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Suspender Belt

Evolution of the Suspender Belt

Present day suspenders – also known as braces, first came into existence in the early nineteenth century. They were designed and manufactured by Albert Thurston. They were attached with leather loops. There have been different designs of the male suspenders. These designs can be classified according to method of attachment to pants or by the shape formed at the back. The earliest design by shape formed at the back was the H-suspenders where the braces joined to form what resembled the letter H at the back. Later designs crisscrossed to form the letter X and the most recent were Y shaped. When classified according to how they are attached to trousers, the earliest known braces were connected to the trousers via the buttonhole. Later, leather loops were made and attached to the trousers using buttons and finally, suspenders were attached to trousers by use of metal clasps.

Materials used to make them have changed over time. The first manufactured suspenders were made from ribbon strips whilst the next generation was manufactured from woven wool, tightly woven. This material was also known as box cloth. Irrespective of the material used to make them, all suspenders served the same purpose; holding up trousers. Belts were uncommon because the fashion trend that was there then involved wearing very high waist trousers. The trousers were so high-waist that belts could not be used; only braces were suitable.

When the history of suspenders is raised as a topic, some names cannot be omitted from that discussion. These people are credited with the designing and manufacture of the precursor to the designs we see today. These early patterns have only undergone a little change since their introduction into the clothing industry. Albert Thurston, he is known as the founding father of modern day braces, credited as the first designer and manufacturer of modern suspenders. In 1736 Benjamin Franklin, a publisher and diplomat, introduced the use of the H-shaped suspenders as part of the Fire Department of Philadelphia’s uniform. Today, H-shaped suspenders are very rare unless one is a US fire fighter. Samuel Clemens, also known as Mark Twain, received a patent for Adjustable and Detachable Straps for Garments in 1871. This applied in all forms of adjustable and/or detachable straps that were attached to any garment including women’s. David Roth was given a patent for suspenders with metal clasps in 1894. These types of suspenders are most familiar in present day fashion.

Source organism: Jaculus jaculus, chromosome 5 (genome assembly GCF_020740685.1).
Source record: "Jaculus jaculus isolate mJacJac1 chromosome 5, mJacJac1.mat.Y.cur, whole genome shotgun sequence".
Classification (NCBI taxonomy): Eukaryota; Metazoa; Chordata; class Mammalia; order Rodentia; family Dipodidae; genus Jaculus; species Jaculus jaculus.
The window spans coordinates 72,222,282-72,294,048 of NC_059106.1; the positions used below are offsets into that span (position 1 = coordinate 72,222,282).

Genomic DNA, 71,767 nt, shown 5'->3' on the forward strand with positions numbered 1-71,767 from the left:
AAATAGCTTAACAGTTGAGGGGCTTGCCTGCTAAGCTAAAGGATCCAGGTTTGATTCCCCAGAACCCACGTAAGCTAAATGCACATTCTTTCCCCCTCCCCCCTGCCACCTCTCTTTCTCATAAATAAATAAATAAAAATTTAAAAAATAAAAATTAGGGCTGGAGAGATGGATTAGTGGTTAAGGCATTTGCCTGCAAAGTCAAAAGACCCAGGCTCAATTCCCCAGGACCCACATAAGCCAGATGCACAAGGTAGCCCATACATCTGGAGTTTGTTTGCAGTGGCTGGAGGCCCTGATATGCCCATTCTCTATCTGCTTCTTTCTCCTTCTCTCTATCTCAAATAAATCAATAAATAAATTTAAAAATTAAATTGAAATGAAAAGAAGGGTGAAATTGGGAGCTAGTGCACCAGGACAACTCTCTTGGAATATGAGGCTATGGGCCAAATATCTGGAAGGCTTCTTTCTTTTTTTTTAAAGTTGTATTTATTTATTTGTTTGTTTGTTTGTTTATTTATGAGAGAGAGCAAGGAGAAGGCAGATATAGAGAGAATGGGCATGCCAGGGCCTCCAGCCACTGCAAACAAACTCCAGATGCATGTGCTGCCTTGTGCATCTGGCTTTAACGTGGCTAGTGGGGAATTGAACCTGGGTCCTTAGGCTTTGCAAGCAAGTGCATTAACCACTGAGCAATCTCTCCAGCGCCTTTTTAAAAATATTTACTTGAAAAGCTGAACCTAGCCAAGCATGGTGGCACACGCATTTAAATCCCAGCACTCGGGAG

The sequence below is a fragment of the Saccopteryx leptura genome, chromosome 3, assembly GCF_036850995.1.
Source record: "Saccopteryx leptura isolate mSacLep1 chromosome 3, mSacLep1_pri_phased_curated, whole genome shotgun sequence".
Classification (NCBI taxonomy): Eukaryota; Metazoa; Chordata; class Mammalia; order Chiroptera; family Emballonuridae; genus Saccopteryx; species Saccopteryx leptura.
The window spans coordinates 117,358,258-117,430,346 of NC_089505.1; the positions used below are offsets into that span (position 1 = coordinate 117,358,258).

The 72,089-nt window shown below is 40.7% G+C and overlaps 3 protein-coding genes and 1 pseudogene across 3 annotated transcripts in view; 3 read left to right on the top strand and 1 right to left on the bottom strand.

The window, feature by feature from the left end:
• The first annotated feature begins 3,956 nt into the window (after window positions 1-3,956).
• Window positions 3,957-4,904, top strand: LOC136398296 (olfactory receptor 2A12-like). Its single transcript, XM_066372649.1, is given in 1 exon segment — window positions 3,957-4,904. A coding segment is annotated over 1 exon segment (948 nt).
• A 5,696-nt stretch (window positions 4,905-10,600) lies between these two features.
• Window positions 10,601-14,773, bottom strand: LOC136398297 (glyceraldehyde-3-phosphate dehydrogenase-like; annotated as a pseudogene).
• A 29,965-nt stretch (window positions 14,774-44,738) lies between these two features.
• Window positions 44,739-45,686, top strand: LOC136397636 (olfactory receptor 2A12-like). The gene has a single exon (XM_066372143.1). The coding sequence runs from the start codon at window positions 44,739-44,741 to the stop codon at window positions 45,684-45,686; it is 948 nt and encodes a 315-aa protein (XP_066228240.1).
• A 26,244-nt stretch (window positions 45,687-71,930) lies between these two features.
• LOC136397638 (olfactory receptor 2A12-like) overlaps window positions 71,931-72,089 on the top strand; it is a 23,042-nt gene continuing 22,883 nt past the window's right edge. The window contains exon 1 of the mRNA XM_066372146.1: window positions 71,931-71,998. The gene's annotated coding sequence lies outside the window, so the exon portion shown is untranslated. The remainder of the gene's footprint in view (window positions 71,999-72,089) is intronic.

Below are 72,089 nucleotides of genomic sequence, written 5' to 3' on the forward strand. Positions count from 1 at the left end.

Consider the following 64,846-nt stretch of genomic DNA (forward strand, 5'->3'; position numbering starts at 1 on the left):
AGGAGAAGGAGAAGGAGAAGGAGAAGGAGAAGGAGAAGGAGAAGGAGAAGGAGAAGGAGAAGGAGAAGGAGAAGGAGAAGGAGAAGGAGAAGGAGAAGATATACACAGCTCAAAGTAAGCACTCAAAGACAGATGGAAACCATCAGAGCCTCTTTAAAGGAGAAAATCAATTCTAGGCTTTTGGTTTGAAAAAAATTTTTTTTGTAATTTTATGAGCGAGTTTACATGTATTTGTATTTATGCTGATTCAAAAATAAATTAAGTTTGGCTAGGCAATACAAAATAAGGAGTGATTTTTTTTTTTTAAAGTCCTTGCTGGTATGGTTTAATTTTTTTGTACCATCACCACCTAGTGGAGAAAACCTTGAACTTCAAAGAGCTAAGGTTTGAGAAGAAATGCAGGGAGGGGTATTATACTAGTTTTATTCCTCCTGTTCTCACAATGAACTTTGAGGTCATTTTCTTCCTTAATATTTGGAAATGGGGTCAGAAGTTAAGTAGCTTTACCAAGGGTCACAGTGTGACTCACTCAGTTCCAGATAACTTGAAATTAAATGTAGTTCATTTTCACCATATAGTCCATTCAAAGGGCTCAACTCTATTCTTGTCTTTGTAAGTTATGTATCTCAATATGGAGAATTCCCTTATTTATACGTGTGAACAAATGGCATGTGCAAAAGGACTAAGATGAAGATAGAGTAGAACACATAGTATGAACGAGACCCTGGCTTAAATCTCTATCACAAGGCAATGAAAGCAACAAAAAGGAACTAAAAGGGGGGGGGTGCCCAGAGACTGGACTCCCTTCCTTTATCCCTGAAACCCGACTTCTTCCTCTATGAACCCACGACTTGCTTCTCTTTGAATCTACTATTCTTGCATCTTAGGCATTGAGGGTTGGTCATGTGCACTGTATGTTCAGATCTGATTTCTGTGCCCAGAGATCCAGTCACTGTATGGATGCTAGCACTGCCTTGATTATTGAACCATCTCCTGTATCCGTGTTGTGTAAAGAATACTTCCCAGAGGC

Famous people who embraced the suspenders fashion include; actors Humphrey Bogart and Ralph Richardson who wore them frequently in their movies. The latter loved braces so much that when the Second World War broke out, he rushed to buy half a dozen fearing for the possibility of fabric rationing. In the middle of the twentieth century, the working class youths of Britain sported suspenders as part of their fashion trend – even on tight blue jeans that needed no support. Working class women also adopted the subculture and it gave braces a unisex appeal. In recent times, the best iconic figure who brought out the suspenders’ Fashionist Larry King, the veteran television broadcaster.

The use of suspenders became rare in the late 1990s and early twenty-first century. However, the trend was reintroduced in the fashion circle a few years back. Today, they are not only a fashion accessory but also an item that makes a statement. The young especially wear braces not so much as to hold up their pants but as a stylish accessory. After being tagged culturally outdated and dead in the fashion industry, the braces are back with a bang. Their evolution has come a long way from ribbon strips to the present day designs. Back then, they were worn by men exclusively, today, even women stand out in their beautifully designed Suspender belts of all types.